Building is a constant in our neighborhood and we watched the addition of a room on the roof of the big white NGO, although none of the window panels and arches that decorated the lower floor windows was added. Other buildings are going up at a distance and we look at the workers hanging precipitously from scaffolding and windows as they construct walls and paint window ledges. Like so much in Nepal, construction seems impossibly archaic, difficult, and yet human centered. Buildings go up, often in record time, without the fancy cranes and machine sounds of the USA, but gradually views become more hemmed in.
From the south facing window, we can view high up a woman who seems a kind of water sprite. She often appears bare shouldered with a towel around her taking a bath in the sunny space. At other times, she stamps up and down in a circle like an Italian peasant woman pressing wine with her feet, maybe washing clothes hidden from our view. Regular as clock work is the gardener in the building right below us, who prunes his beautiful flowers and rolls the lawn. A man of the house takes his morning exercise in the small garden, circling round and round the yard and up and down the three floors of stairs like a well groomed hamster in a maze. Initially my husband and I found this funny, but I guess we too have been observed pulling back our kitchen curtains or standing by the window and drinking coffee with disheveled hair. One day the wife, whom I often had observed getting in the car with the husband, waved to me and we now chat in a friendly way as we encounter each other in the street.
Surely the glory time for rooftops is Dashain when young men and boys flew kites from the top of so many of the nearby apartment buildings. From our street facing windows, the boys would appear precariously balanced on sloped tile or railings of roofs, giving them a few feet advantage as they sent their kites far into the sky. I never saw the kite flyers acknowledge each other as competitors, but they must have been aware of their kites flying close to the others, crossing over strings, and disappearing into the blue.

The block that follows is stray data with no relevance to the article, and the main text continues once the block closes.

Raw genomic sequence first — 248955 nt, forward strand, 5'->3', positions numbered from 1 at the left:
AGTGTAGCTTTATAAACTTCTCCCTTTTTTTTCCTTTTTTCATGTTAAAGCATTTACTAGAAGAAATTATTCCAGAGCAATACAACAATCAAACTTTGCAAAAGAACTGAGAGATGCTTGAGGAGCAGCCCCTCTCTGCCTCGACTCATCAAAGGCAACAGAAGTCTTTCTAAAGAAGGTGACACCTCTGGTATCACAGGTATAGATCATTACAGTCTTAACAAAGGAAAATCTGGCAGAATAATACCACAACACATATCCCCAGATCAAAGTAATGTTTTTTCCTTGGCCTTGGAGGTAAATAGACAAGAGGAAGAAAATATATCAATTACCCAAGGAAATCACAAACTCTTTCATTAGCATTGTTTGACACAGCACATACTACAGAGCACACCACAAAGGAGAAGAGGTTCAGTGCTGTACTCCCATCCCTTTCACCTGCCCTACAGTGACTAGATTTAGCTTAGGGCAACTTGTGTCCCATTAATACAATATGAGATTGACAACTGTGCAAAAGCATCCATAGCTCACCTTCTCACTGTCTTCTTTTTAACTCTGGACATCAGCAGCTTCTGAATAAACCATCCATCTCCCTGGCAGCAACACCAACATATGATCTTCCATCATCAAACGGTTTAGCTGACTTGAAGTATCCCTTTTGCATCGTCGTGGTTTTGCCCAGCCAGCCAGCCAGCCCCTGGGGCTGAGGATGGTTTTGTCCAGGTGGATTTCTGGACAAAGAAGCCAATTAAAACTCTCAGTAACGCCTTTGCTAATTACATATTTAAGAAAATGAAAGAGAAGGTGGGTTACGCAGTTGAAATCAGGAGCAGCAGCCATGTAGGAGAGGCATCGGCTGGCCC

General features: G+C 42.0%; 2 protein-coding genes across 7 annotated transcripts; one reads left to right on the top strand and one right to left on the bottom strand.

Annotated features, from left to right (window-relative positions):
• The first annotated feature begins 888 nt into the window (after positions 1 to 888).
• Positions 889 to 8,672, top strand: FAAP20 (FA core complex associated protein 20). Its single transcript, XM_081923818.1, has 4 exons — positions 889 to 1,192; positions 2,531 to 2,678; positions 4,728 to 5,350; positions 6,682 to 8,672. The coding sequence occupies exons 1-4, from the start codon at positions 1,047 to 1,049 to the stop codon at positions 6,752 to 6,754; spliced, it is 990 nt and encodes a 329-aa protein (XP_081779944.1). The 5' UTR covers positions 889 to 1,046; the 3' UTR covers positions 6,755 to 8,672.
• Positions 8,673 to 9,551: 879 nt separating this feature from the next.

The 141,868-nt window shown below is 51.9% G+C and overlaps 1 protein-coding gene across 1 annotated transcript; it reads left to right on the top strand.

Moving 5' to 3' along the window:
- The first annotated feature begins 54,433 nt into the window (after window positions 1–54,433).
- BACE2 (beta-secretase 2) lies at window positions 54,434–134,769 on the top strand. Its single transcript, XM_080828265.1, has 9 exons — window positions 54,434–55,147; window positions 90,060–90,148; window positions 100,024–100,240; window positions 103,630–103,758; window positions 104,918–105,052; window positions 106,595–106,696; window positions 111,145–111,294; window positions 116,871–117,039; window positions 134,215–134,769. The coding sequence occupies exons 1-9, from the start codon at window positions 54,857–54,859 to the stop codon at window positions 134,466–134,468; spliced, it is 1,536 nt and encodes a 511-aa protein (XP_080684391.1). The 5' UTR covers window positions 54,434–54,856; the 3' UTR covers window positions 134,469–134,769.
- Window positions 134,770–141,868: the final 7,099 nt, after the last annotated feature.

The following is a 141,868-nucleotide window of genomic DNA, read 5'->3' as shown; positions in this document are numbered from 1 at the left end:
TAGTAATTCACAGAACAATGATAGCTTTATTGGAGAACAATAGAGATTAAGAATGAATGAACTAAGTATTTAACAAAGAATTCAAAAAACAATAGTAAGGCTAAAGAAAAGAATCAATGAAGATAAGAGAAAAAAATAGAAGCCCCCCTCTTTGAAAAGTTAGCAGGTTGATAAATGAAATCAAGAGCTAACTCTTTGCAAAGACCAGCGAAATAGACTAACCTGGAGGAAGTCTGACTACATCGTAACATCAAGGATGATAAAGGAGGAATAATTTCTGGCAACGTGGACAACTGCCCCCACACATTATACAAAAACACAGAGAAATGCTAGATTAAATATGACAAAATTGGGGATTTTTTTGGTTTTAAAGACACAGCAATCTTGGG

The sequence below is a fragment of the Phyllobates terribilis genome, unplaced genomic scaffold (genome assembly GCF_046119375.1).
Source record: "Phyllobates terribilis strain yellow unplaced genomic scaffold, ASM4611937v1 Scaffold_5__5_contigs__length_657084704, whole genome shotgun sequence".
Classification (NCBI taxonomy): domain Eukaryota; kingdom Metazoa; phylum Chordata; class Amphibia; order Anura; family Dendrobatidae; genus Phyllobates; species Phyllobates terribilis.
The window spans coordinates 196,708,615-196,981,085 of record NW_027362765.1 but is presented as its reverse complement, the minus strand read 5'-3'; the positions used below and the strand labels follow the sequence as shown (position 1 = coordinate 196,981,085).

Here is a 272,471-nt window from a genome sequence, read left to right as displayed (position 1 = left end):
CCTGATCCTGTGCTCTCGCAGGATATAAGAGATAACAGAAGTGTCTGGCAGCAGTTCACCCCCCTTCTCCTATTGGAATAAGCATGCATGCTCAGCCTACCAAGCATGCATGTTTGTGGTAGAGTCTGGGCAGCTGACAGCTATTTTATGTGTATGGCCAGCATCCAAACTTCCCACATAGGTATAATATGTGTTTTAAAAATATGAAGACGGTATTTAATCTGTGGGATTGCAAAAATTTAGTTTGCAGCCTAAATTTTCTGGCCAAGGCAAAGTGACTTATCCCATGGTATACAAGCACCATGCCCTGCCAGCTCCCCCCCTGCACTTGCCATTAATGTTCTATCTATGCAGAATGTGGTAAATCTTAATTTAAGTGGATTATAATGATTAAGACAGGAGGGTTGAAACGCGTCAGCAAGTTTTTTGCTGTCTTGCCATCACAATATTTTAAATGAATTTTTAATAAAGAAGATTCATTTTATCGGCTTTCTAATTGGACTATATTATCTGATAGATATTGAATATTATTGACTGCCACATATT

Initially I was a bit irked by the communal living of Nepal, especially the smells (garlic and onions for Daal Bhatt cooking at 10 am), sounds (the grandfather talking in the stairwell, the TV), and sudden hallway appearances, but now I find it consoling. Perhaps because my husband is in the States for business, I like the sense of people always home, always around me, and our glimpsed and shared lives. It seems wise to use roofs for water storage, solar heating, and clothes drying, and roof parties, flower pots, and prayer flags. I don’t think I will welcome a return to the sterile environment of closed roofs and houses in the USA, with streets filled only with people quietly walking their dogs or passing cars.
The obvious suddenly occurs to me as I sit at my desk and look out to the horizon: there is another kind of rooftop in Nepal--the Himalayan mountains, rooftop of the world. Maybe we notice the bright banners of clothes, kites, and faces on rooftops by the practice of lifting our eyes to catch a glimpse of those snowy peaks, which also can suddenly appear and disappear. And I picture the most beautiful of human constructed rooftops atop the white hemisphere of the Boudhanath Stupa, a golden spire and the ever compassionate eyes of the Buddha looking down at us. ■